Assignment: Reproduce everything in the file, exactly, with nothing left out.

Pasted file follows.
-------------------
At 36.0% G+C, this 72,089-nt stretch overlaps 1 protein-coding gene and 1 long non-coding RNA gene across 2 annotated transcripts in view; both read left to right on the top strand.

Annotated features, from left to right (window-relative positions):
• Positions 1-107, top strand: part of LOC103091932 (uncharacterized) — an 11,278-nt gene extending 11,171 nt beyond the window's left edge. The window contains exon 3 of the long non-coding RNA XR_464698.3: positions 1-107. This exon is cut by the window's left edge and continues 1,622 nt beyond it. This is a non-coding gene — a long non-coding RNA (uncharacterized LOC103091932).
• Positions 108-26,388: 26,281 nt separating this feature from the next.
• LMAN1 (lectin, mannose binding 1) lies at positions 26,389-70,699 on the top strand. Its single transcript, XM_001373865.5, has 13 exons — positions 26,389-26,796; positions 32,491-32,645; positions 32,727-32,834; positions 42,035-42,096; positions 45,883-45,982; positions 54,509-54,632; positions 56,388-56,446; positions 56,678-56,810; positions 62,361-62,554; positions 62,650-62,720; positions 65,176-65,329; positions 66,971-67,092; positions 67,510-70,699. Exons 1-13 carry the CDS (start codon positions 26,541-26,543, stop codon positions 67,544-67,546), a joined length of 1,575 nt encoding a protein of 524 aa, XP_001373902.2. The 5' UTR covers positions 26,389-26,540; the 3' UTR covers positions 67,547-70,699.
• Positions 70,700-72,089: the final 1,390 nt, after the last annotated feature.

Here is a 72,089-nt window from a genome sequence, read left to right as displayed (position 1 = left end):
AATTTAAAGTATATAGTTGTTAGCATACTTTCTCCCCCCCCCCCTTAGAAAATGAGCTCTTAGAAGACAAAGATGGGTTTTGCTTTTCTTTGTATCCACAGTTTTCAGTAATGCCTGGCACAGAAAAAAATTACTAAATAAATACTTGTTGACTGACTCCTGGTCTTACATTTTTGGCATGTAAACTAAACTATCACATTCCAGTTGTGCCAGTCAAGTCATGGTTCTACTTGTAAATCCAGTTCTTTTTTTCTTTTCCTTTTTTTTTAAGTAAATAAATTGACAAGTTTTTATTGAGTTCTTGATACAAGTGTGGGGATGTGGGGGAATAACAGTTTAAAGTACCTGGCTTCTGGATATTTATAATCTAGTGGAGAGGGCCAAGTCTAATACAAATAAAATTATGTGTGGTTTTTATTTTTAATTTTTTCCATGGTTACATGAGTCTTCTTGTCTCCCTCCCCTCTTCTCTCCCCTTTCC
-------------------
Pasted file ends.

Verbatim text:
At 36.0% G+C, this 72,089-nt stretch overlaps 1 protein-coding gene and 1 long non-coding RNA gene across 2 annotated transcripts in view; both read left to right on the top strand.

Annotated features, from left to right (window-relative positions):
• Positions 1-107, top strand: part of LOC103091932 (uncharacterized) — an 11,278-nt gene extending 11,171 nt beyond the window's left edge. The window contains exon 3 of the long non-coding RNA XR_464698.3: positions 1-107. This exon is cut by the window's left edge and continues 1,622 nt beyond it. This is a non-coding gene — a long non-coding RNA (uncharacterized LOC103091932).
• Positions 108-26,388: 26,281 nt separating this feature from the next.
• LMAN1 (lectin, mannose binding 1) lies at positions 26,389-70,699 on the top strand. Its single transcript, XM_001373865.5, has 13 exons — positions 26,389-26,796; positions 32,491-32,645; positions 32,727-32,834; positions 42,035-42,096; positions 45,883-45,982; positions 54,509-54,632; positions 56,388-56,446; positions 56,678-56,810; positions 62,361-62,554; positions 62,650-62,720; positions 65,176-65,329; positions 66,971-67,092; positions 67,510-70,699. Exons 1-13 carry the CDS (start codon positions 26,541-26,543, stop codon positions 67,544-67,546), a joined length of 1,575 nt encoding a protein of 524 aa, XP_001373902.2. The 5' UTR covers positions 26,389-26,540; the 3' UTR covers positions 67,547-70,699.
• Positions 70,700-72,089: the final 1,390 nt, after the last annotated feature.

Here is a 72,089-nt window from a genome sequence, read left to right as displayed (position 1 = left end):
AATTTAAAGTATATAGTTGTTAGCATACTTTCTCCCCCCCCCCCTTAGAAAATGAGCTCTTAGAAGACAAAGATGGGTTTTGCTTTTCTTTGTATCCACAGTTTTCAGTAATGCCTGGCACAGAAAAAAATTACTAAATAAATACTTGTTGACTGACTCCTGGTCTTACATTTTTGGCATGTAAACTAAACTATCACATTCCAGTTGTGCCAGTCAAGTCATGGTTCTACTTGTAAATCCAGTTCTTTTTTTCTTTTCCTTTTTTTTTAAGTAAATAAATTGACAAGTTTTTATTGAGTTCTTGATACAAGTGTGGGGATGTGGGGGAATAACAGTTTAAAGTACCTGGCTTCTGGATATTTATAATCTAGTGGAGAGGGCCAAGTCTAATACAAATAAAATTATGTGTGGTTTTTATTTTTAATTTTTTCCATGGTTACATGAGTCTTCTTGTCTCCCTCCCCTCTTCTCTCCCCTTTCC